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Learning to predict: exposure to temporal sequences facilitates prediction of future events.

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Baker, Rosalind 
Dexter, Matthew 
Hardwicke, Tom E 
Goldstone, Aimee 


Previous experience is thought to facilitate our ability to extract spatial and temporal regularities from cluttered scenes. However, little is known about how we may use this knowledge to predict future events. Here we test whether exposure to temporal sequences facilitates the visual recognition of upcoming stimuli. We presented observers with a sequence of leftwards and rightwards oriented gratings that was interrupted by a test stimulus. Observers were asked to indicate whether the orientation of the test stimulus matched their expectation based on the preceding sequence. Our results demonstrate that exposure to temporal sequences without feedback facilitates our ability to predict an upcoming stimulus. In particular, observers' performance improved following exposure to structured but not random sequences. Improved performance lasted for a prolonged period and generalized to untrained stimulus orientations rather than sequences of different global structure, suggesting that observers acquire knowledge of the sequence structure rather than its items. Further, this learning was compromised when observers performed a dual task resulting in increased attentional load. These findings suggest that exposure to temporal regularities in a scene allows us to accumulate knowledge about its global structure and predict future events.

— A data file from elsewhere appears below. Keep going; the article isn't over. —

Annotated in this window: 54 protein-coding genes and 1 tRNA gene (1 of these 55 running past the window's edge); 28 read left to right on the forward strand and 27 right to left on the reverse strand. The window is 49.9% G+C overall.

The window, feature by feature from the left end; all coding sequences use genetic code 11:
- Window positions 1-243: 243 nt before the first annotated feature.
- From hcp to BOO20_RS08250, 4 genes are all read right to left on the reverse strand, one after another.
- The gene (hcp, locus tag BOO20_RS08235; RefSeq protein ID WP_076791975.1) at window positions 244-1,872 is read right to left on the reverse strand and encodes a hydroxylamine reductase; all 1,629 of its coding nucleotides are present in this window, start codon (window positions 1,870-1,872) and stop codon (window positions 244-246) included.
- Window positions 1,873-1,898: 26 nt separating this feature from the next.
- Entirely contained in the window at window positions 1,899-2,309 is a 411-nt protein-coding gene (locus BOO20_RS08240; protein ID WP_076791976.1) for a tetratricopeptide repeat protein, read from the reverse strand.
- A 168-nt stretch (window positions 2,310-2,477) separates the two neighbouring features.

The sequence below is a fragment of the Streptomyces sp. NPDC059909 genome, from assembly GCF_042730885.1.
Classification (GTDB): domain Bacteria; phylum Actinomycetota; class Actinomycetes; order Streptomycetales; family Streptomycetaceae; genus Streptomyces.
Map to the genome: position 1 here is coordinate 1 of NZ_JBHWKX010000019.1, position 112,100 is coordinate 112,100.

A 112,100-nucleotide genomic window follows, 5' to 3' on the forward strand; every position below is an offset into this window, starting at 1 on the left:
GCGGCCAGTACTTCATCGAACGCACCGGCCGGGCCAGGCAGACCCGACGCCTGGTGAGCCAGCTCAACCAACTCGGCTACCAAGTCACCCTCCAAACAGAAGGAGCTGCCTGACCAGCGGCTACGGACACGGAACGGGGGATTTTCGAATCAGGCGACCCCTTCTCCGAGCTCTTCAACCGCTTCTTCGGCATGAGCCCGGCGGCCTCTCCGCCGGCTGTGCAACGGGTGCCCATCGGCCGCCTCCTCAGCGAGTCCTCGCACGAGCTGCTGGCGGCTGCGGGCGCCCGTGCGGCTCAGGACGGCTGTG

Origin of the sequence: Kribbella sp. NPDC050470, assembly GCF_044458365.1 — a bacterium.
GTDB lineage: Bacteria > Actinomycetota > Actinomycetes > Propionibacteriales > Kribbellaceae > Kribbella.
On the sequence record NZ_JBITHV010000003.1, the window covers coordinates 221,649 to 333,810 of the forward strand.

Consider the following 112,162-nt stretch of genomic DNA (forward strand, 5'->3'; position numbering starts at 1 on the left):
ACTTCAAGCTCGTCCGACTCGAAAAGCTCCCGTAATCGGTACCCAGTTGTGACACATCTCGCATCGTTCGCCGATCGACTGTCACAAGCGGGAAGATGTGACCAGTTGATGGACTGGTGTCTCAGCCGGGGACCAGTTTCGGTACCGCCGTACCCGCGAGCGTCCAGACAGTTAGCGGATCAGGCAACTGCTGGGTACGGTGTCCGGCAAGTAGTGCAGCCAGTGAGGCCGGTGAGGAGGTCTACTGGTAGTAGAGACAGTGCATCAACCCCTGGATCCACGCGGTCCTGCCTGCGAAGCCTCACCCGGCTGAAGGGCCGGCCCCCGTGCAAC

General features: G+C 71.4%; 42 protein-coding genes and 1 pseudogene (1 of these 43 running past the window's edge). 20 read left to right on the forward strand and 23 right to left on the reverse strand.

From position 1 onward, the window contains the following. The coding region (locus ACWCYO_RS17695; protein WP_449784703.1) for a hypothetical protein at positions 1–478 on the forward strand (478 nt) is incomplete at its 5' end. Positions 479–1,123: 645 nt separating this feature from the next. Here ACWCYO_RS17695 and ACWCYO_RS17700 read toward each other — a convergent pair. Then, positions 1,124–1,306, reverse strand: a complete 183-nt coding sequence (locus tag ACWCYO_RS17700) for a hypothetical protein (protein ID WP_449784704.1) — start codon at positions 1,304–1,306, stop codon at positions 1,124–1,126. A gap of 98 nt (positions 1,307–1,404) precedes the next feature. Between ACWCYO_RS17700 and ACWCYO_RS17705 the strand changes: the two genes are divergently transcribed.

Attention, Perception, Prediction, Transfer, Visual learning, Adult, Analysis of Variance, Attention, Female, Humans, Learning, Male, Photic Stimulation, Reaction Time, Time Perception, Visual Perception, Young Adult

Journal Title

Vision Res

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Elsevier BV